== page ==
Should soldiers in Iraq and Afghanistan proselytize?

Blogging and me share a love/hate relationship. One the one hand, I hate writing articles because often it takes me hours of mental sparring to get to exactly what I want to say. On the other hand, I love the feeling of accomplishment after having written. Yes, I know it’s weird, but this is why I only post about once or twice a month. My mental sanity can’t take much more.

Over the past few days, however, I’ve felt a compulsive urge to go to my computer and start typing. Call it a blogging binge if you will. My only justification for this latest binge is the hope that at least a few people will read what I have to say and put themselves through the same agonizing soul searching as I’ve had to do over these past few days. So if you’re ready for some no holds barred gut grabbling heart stopping soul searching, please read on. If not, I’ll understand.

It all started a few weeks ago when I read a post by Brian McLaren on the Sojourners blog stating that according to a recent Pew survey, white evangelical Christians are the one group in America the most likely to support torture. This really bothered me. The reason it bothered me—and I’m still unable to let it go even as I write—is not because I don’t understand the moral complexities involved in protecting our country. What bothers me is that if the survey is correct, then that means there’s something in evangelicalism—more specifically white evangelicalism—that causes people who look like me and think like me to be more prone to violence than others even after all other moral factors are considered. Troubling!

It doesn’t stop here. It’s come to my attention that Christian soldiers in Iraq and Afghanistan have been actively distributing Bibles and attempting to convert Afghanis and Iraqis to Christianity—and now Al Jazeera is blasting footage throughout the Muslim world of Lieutenant Colonel Gary Hensley, the chief military chaplain in Afghanistan, counseling his followers in how to “hunt souls for Jesus” by distributing the New Testament to Afghani civilians as “gifts.”

One might ask why I as a Bible believing Christian—and a missionary at that—would be so vehemently opposed to this? I can understand why some might think that I’ve had a sudden memory loss and forgotten that Jesus told His followers to “Go into all the world and preach the gospel to every creature.” Why in the world would I oppose soldiers in Iraq and Afghanistan distributing Bibles to the local population?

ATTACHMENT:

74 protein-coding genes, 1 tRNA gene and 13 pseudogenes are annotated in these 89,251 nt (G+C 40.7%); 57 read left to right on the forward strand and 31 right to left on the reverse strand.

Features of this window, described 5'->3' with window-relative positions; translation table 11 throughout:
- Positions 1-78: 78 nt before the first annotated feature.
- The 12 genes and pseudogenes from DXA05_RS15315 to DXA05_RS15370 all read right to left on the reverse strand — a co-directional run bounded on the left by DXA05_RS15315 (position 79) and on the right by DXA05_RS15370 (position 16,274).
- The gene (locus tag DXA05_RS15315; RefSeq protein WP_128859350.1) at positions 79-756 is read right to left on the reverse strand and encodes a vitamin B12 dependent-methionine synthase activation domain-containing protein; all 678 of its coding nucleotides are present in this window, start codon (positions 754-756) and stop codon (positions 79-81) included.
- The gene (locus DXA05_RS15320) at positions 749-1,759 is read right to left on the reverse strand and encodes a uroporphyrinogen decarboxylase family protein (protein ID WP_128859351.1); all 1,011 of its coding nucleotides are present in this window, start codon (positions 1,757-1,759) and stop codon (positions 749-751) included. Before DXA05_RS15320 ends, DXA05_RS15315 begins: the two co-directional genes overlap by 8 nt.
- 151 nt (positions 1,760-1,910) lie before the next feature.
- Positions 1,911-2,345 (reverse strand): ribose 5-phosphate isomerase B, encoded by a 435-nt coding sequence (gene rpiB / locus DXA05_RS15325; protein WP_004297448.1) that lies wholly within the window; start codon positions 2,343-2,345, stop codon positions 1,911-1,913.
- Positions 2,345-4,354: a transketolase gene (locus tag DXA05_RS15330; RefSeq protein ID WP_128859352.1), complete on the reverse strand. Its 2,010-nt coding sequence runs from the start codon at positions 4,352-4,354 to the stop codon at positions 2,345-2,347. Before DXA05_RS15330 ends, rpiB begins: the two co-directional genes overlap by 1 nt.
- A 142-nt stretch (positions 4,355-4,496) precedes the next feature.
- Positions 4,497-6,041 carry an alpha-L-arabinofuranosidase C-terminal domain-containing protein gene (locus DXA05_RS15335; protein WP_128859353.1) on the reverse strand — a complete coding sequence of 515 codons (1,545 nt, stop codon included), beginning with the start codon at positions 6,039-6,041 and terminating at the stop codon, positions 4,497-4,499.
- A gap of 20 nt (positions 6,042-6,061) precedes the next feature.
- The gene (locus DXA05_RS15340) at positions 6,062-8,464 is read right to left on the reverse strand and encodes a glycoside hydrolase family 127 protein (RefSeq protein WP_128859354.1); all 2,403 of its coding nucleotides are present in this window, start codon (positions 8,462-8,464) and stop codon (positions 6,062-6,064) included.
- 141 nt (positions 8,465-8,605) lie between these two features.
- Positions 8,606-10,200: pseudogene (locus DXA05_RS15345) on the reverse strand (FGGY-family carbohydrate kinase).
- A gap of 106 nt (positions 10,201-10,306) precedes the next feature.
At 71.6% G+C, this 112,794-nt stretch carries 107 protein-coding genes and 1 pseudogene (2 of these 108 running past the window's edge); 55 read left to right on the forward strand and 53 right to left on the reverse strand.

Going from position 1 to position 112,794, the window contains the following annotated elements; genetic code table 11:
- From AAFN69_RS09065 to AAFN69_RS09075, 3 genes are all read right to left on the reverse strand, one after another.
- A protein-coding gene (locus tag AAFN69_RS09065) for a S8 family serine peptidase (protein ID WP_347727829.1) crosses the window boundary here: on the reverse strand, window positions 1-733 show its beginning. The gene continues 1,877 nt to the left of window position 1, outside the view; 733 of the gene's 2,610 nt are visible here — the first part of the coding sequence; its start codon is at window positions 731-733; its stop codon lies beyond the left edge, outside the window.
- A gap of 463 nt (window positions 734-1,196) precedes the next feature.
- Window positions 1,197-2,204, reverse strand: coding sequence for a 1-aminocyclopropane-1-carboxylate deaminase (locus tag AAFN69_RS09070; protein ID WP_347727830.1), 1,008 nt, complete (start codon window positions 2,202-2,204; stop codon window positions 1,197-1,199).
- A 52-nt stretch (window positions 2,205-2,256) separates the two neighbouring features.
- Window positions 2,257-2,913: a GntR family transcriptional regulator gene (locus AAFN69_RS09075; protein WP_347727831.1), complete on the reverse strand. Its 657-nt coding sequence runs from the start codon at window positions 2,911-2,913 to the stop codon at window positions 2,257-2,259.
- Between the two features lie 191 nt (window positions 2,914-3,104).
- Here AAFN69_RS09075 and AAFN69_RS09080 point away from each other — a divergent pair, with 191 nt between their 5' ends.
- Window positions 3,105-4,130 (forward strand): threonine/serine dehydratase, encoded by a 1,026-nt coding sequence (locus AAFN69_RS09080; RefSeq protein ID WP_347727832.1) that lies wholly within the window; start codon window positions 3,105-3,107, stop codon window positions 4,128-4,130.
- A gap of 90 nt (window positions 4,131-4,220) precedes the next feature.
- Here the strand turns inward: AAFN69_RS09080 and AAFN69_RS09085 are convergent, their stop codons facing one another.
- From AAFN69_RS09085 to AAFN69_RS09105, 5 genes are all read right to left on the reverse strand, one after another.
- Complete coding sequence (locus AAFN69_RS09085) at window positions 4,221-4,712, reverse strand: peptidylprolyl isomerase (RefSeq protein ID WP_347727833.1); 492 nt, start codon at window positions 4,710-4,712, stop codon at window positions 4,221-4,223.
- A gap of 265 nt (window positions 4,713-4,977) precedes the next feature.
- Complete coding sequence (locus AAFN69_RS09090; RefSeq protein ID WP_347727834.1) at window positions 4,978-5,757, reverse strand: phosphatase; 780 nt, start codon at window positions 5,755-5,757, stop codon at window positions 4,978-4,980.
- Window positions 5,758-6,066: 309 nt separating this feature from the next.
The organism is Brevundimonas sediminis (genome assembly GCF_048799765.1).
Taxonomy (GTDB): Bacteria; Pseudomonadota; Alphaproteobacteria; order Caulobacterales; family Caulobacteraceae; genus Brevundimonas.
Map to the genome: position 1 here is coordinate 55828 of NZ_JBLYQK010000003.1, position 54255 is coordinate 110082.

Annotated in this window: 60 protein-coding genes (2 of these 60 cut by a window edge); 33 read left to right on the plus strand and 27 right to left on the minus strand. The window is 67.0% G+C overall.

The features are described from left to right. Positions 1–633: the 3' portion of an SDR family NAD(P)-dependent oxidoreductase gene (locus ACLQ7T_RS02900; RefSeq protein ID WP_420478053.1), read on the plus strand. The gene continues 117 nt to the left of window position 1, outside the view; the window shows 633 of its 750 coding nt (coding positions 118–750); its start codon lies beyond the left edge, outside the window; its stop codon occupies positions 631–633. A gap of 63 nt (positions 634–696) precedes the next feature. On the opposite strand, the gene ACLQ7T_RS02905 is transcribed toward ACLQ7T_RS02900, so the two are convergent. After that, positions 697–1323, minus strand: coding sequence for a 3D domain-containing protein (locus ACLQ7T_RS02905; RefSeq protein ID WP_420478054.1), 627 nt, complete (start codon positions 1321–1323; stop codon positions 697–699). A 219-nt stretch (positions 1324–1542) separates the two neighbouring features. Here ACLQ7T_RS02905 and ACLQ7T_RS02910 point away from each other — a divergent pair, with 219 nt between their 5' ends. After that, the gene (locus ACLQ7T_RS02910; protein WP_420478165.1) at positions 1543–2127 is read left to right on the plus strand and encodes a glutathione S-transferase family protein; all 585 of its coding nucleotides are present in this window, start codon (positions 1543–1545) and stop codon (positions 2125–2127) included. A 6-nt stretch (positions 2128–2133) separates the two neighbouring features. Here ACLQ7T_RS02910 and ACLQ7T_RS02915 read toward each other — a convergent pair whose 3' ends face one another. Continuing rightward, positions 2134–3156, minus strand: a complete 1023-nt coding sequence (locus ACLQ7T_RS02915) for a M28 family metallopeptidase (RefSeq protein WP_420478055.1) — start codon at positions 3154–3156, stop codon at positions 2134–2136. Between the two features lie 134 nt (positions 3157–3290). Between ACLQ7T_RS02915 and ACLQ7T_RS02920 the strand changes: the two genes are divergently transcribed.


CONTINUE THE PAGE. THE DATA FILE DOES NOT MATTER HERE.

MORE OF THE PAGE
Here’s why. Imagine our country was invaded by…say a country like Indonesia…a country with a majority population of Muslims. Imagine further that the president of Indonesia called the invasion a “jihad to rid the world of evil”—but then turned around and insisted that the invasion of America was not a war against Christianity and has nothing to do with trying to impose Islam on the American people. Now further imagine that the same invaders that occupy our country and patrol our streets with tanks are also distributing copies of the Koran in English at the local Wal Mart—howbeit with smiles on their faces. How likely is the average American citizen going to buy the story that the invasion of our country had nothing to do with attacking our faith, especially given our knowledge of the long history of Islamic/Christian relations?

Now that I think about it, there is a connection between these two stories. Remember what I just mentioned about the footage of Lieutenant Colonel Gary Hensley counseling his followers to “hunt souls for Jesus?” That took place at the huge military base in Bagram. If you’ve ever seen Taxi to the Dark Side, then you’ll know that Bagram is a place that—at least we know in the past—the U.S. military has used to torture and detain prisoners indefinitely. And by the way, very few of the prisoners—at least initially—were known terrorist suspects. Many of them were handed over to the U.S. military—with little to no evidence against them—by tribal warlords looking for a quick buck.

If this isn’t a call to action for Christians to wake up to the reality of the militarization of our faith, then I don’t know what is. According to a world public opinion poll taken in five Muslim countries, nearly two/thirds of the respondents said they believe the “war on terror” is an effort by fundamentalist Christians to spread Christianity in the region. Is it really that hard to understand why?